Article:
Castle: Need to Know, Review

Castle phones it in.


CASTLE has had an interesting run so far in its sixth season with Beckett in Washington and Rick staying in the Big Apple. But the strain of the distance is starting to really hurt the gelling of the show. Can we really continue this long distance relationship? Before we get to the rug-pull of an ending, Den of Geek dives right into this week’s murder. The Feds and guys at the 12th merge on the death of former child star Charlie Reynolds. Clearly taking a shot at Saved by the Bell‘sScreech, Charlie was the runaway star of the early 90’s sitcom “2 Cool For School” where his catch phrase “hubba hubba” swept the nation. Somebody wanted him dead and he wound up on the hook. Literally, on a giant mechanized hook from a crane. Was it a suicide attempt for the once-famous actor or is something more dastardly at the heart of his death?

Castle is anxious to dig into his first big high-profile case without Beckett. However some seriously lazy writing has Beckett and McCord (Lisa Edelstein) fly in from Washington to usurp the NYPD and include them on a “need to know” basis. Kind of lame but I ran with it because hey, the gang is back together. Thrown into the mix is Beckett’s replacement, Frank “Sully” Sullivan (Joshua Bitton). He’s a likable enough of a character but his enthusiasm as a young turk on the rise adds nothing to the show despite his best efforts. Clearly milking the Saved by the Bell angle, Antonio Sabator, Jr. guest stars as Ramon Russo, in what is obviously supposed to be the Mario Lopez character from the dusty series they are desperately trying to reboot. It turns out that 2 Cool for School is a huge deal in the former Soviet Republic (think David Hasselhoff and Germany). But with Charlie Reynolds and his catchphrase out of the mix with his slaying, the show may have to be all about the Russians and their investment in resuscitating the dormant franchise. Wow, now that I write this I realize that it was really an off-their-game-show for Castle and company.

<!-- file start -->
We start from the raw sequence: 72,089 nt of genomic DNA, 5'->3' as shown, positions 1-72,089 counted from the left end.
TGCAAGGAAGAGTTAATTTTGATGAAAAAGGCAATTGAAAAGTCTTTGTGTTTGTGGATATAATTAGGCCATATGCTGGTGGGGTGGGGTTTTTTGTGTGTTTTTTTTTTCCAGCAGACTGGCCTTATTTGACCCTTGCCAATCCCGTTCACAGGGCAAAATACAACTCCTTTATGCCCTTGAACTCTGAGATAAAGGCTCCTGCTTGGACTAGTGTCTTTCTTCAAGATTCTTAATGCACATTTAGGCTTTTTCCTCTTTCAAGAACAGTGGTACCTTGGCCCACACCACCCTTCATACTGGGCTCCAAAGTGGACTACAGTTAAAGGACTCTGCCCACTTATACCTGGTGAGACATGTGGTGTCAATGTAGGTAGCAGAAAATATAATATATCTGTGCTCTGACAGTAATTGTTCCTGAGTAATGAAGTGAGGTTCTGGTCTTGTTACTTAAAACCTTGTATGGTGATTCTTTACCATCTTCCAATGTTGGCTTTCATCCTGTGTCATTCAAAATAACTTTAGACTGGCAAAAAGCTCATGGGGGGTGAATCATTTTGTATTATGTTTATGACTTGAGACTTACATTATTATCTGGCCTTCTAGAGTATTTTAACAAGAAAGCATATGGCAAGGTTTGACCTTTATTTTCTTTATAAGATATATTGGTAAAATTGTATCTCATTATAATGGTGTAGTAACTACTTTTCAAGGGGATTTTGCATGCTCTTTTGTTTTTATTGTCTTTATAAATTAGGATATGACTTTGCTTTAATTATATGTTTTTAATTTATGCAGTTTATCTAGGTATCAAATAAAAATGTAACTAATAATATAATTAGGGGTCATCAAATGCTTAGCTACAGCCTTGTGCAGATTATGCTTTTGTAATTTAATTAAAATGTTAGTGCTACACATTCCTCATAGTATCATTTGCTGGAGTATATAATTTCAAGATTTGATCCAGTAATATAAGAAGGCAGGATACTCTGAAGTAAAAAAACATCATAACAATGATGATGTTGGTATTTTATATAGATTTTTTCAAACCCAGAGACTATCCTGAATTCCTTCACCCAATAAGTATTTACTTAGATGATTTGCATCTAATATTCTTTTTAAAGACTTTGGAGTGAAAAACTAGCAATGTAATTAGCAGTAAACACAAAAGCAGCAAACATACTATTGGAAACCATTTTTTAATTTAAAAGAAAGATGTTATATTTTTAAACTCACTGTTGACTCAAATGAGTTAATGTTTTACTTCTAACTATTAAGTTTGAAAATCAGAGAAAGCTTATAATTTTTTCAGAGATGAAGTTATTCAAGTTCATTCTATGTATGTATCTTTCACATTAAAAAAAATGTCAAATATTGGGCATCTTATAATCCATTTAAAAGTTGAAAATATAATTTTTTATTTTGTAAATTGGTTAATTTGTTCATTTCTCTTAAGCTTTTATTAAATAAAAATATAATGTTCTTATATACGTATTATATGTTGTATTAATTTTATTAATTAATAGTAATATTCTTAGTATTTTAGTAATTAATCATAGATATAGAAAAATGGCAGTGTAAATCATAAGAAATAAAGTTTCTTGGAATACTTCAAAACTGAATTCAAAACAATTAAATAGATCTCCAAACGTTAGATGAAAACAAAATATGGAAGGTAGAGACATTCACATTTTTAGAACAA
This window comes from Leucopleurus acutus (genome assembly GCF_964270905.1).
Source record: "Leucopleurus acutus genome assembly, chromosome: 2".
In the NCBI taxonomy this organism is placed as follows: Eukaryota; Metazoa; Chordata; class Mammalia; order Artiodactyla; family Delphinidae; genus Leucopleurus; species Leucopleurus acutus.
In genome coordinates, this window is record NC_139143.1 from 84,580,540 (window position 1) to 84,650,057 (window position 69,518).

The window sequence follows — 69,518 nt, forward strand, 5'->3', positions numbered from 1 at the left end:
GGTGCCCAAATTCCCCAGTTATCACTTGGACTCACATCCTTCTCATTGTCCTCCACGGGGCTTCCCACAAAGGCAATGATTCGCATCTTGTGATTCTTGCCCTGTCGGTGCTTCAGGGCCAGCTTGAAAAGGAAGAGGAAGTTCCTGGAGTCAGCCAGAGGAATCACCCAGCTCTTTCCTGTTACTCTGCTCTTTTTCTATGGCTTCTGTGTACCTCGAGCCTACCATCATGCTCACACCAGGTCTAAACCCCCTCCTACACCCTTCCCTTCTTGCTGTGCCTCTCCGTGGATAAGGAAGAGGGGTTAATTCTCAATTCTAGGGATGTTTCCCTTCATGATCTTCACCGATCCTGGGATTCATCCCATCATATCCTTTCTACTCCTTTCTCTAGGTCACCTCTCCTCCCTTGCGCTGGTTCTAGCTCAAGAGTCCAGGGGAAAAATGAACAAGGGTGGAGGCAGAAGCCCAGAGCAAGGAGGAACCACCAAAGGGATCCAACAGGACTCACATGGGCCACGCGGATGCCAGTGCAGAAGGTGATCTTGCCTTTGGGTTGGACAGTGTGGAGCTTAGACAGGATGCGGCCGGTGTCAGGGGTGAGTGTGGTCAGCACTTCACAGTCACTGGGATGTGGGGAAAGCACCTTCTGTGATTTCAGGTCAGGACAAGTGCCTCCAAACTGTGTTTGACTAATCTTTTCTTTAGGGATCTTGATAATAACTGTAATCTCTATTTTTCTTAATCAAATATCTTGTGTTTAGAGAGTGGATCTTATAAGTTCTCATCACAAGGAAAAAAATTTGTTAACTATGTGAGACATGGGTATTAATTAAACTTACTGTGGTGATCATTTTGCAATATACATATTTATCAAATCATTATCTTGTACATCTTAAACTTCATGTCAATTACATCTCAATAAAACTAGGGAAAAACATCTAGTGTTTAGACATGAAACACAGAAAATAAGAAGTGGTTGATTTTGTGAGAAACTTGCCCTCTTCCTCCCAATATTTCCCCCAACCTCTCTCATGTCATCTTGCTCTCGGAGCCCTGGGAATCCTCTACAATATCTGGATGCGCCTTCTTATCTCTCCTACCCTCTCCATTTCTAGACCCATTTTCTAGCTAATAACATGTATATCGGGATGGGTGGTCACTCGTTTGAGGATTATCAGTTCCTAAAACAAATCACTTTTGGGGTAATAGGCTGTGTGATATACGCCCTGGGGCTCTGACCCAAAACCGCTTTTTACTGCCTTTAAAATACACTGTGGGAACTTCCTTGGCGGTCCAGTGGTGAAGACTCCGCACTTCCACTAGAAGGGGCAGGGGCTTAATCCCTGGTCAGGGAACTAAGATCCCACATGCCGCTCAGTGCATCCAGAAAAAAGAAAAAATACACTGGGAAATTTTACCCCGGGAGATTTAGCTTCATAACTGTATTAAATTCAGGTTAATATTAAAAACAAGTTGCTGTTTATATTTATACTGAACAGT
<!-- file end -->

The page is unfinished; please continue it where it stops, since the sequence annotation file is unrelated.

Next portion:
The key to the story is finding out what exactly an Urkel-type character being offed has to do with national security. But by the forty minute mark, I really did not care. Which is rare for me, I watched Seasons one through five countless times over the years and know them backwards and forwards. The occasional misfire is expected on any hour-long network drama, but I felt like the actors were phoning it in. Besides Esposito and Ryan doing their usual funny banter there is really nothing that made me take notice. Castle is at its worst when it tries to be more than it is. Castle is not Jack Bauer and, frankly, we like it that way. He is a mystery writer that spins yarns out of real-life crime but even Rick Castle could not write a good story about this.

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The absurdity continued to the end with a subplot that had the deceased thespian in cahoots with the CIA and gun-smuggling with the Russians. A out-of-work actor gun-running as a CIA operative? I know what you are thinking, just plain lazy. In the end (which could not come fast enough), I think that they took the easy way out. Apparently Charlie was great at staying alive around spies and the Russian mob, but his old acting buddies turn out to be killers. When Castle reveals that he has found a place for them in D.C, Beckett is elated for a moment before being fired by Agent McCord. Yup, the agency that was training her to be an elite operative was wise enough to know that she was the one who called in the tip that saved Charlie’s Russian girlfriend from her family, who just happen to be mobsters. It looks like, with this firing, Castle can move forward now and stop this long-distance nonsense. It doesn’t work in real life either. Next week, back to New York City! Finally things can get back to normal.

Den of Geek Rating: 1 Out of 5 Stars 

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1 out of 5